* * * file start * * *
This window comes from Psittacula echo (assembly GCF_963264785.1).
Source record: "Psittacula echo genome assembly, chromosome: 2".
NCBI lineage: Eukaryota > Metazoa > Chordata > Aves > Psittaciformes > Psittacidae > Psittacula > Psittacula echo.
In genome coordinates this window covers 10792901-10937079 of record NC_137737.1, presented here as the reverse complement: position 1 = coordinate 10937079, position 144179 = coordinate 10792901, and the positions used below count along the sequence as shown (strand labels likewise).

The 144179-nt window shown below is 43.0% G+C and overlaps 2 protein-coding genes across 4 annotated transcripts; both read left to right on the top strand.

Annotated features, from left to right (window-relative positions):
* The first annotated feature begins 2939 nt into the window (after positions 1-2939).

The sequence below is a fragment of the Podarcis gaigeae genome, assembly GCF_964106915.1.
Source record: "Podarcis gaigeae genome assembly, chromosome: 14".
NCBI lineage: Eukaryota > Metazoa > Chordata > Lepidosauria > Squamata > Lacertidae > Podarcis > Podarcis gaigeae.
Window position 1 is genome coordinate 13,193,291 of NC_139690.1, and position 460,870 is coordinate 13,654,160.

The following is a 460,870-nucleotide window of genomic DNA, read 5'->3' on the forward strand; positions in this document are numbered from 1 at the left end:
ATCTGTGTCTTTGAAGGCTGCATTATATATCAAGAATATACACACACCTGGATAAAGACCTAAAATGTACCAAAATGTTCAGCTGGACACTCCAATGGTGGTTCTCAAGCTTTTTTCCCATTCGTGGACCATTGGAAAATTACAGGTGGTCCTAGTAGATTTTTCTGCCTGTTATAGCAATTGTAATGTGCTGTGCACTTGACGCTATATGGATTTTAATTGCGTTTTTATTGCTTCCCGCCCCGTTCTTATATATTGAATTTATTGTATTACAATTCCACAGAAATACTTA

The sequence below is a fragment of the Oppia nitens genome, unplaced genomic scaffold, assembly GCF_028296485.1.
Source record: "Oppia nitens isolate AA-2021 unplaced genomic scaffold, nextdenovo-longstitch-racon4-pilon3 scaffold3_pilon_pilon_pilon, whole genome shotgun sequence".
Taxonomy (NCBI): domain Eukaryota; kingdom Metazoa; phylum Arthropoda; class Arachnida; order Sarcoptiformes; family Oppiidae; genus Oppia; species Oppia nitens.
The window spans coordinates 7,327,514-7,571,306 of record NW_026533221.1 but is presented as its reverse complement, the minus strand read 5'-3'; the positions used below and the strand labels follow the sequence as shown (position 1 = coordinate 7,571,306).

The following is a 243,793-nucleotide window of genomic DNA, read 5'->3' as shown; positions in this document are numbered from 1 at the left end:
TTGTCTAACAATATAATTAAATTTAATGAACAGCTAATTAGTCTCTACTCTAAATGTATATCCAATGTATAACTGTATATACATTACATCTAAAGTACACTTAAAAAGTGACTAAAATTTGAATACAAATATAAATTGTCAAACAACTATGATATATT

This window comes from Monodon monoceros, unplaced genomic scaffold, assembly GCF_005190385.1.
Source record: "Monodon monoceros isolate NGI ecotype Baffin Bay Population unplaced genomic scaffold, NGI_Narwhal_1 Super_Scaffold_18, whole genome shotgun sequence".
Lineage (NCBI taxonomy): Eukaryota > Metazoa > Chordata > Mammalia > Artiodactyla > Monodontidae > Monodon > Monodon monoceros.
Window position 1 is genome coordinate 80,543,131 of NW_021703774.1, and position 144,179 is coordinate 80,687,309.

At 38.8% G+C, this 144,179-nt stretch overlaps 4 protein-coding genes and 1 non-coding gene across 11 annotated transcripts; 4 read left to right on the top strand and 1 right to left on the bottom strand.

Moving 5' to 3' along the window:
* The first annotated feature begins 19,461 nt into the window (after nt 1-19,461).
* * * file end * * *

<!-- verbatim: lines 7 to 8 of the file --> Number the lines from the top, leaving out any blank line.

* The first annotated feature begins 2939 nt into the window (after positions 1-2939).

The sequence below is a fragment of the Podarcis gaigeae genome, assembly GCF_964106915.1.